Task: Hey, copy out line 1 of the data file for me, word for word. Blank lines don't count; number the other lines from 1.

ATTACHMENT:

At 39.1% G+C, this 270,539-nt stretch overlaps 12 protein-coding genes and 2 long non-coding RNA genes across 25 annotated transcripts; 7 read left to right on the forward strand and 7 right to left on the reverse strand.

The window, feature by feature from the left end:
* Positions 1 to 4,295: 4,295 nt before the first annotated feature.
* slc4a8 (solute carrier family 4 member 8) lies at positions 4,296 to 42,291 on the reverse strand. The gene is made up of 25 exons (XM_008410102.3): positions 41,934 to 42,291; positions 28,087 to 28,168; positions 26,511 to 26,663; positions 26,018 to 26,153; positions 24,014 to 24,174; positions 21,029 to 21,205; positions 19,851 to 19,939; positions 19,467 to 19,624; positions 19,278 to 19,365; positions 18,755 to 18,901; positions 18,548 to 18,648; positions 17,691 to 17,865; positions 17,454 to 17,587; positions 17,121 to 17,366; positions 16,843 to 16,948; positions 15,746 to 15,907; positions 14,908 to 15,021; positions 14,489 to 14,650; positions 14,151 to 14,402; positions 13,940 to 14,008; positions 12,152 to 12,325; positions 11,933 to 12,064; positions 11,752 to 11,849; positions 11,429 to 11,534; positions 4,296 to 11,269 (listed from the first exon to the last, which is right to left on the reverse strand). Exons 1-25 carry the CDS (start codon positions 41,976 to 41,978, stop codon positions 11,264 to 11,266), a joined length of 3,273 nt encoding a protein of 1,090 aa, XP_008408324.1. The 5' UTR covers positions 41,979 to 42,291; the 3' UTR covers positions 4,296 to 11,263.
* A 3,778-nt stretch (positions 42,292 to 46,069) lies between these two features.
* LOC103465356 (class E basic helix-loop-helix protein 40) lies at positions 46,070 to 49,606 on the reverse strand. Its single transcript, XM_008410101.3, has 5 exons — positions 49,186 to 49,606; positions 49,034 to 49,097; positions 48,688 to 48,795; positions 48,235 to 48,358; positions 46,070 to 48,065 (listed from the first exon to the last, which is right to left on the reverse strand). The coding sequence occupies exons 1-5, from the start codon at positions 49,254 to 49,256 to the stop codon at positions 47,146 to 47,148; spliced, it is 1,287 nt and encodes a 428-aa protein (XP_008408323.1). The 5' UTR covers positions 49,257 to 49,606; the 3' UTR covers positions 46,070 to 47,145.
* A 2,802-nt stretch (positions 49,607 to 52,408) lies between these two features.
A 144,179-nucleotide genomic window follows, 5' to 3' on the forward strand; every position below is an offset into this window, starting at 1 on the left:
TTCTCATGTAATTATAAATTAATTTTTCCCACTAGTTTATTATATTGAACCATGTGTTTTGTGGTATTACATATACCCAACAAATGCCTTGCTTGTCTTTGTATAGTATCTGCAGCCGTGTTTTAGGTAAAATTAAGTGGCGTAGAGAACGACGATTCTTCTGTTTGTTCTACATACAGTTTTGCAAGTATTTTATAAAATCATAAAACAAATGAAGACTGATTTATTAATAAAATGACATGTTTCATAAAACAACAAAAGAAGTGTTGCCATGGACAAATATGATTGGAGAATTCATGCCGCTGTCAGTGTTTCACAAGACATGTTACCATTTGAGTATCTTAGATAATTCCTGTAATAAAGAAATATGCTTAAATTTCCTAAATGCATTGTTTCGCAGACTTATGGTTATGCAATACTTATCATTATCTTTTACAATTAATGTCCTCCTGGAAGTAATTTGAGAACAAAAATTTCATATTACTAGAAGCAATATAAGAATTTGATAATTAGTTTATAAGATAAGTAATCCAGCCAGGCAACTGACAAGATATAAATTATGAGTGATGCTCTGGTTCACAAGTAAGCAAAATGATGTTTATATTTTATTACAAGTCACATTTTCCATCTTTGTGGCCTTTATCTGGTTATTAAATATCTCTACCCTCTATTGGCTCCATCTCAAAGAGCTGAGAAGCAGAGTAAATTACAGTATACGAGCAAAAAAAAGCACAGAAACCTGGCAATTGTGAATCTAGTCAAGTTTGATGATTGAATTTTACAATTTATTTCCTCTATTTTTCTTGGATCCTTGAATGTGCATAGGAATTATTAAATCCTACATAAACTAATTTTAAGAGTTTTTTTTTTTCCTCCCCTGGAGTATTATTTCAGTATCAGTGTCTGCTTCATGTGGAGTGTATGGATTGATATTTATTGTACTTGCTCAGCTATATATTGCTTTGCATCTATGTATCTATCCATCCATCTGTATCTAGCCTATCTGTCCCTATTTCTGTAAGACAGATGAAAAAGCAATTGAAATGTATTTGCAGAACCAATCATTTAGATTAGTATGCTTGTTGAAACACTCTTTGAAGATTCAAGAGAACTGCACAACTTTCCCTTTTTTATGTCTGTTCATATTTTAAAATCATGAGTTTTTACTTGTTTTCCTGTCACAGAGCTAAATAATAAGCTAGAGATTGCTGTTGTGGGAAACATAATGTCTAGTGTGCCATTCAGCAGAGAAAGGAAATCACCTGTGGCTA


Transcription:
At 39.1% G+C, this 270,539-nt stretch overlaps 12 protein-coding genes and 2 long non-coding RNA genes across 25 annotated transcripts; 7 read left to right on the forward strand and 7 right to left on the reverse strand.